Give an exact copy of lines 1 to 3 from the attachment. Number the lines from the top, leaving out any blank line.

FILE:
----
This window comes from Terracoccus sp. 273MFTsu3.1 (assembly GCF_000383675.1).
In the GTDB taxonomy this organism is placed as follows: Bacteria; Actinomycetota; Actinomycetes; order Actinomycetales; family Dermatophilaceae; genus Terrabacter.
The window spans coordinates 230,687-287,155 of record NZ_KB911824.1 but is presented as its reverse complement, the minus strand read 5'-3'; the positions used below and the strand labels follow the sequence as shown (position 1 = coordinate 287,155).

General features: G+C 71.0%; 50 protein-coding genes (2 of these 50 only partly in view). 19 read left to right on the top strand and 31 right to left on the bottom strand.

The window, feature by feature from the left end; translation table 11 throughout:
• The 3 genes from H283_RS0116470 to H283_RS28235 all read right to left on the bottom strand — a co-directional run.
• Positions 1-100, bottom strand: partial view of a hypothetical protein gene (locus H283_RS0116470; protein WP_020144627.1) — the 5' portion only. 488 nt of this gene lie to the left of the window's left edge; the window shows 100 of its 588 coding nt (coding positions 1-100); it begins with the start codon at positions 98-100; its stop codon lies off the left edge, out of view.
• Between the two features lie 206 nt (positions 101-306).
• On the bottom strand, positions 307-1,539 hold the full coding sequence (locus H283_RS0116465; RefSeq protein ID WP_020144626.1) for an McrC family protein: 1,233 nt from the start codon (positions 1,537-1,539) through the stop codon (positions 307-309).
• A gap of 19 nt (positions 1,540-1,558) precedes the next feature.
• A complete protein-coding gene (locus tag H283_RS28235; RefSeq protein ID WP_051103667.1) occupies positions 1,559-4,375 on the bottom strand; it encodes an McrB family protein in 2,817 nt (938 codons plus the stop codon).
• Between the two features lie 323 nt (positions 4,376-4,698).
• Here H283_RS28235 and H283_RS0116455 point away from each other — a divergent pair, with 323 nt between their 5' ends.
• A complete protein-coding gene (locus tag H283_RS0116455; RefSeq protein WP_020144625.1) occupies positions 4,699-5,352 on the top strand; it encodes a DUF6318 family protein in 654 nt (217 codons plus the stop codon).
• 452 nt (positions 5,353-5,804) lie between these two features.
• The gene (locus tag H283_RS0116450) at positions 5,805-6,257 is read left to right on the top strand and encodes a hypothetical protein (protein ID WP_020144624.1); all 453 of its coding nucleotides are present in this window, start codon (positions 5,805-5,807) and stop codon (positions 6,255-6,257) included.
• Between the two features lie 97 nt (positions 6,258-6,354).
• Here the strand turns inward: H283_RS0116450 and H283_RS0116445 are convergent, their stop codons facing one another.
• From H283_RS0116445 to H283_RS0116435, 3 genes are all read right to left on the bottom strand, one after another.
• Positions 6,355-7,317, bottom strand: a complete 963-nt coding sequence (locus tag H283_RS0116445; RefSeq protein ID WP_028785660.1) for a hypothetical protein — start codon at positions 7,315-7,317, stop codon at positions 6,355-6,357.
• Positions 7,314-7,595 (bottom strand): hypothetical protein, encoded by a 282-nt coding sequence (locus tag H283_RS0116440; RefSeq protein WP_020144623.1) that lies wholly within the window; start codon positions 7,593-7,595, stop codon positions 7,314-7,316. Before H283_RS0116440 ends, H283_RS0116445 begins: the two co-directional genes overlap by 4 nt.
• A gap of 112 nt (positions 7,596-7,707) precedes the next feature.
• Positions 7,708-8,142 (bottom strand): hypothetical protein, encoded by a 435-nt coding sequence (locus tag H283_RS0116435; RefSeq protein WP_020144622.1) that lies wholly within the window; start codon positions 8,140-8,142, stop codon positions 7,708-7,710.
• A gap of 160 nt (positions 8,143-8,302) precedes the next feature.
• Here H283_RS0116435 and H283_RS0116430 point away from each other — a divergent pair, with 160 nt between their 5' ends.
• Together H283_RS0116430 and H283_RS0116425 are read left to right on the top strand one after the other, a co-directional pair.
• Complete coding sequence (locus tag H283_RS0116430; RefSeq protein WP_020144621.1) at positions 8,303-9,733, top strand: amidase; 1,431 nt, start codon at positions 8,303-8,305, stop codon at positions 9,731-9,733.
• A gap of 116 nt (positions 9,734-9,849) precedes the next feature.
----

This window comes from Terracoccus sp. 273MFTsu3.1 (assembly GCF_000383675.1).
In the GTDB taxonomy this organism is placed as follows: Bacteria; Actinomycetota; Actinomycetes; order Actinomycetales; family Dermatophilaceae; genus Terrabacter.
The window spans coordinates 230,687-287,155 of record NZ_KB911824.1 but is presented as its reverse complement, the minus strand read 5'-3'; the positions used below and the strand labels follow the sequence as shown (position 1 = coordinate 287,155).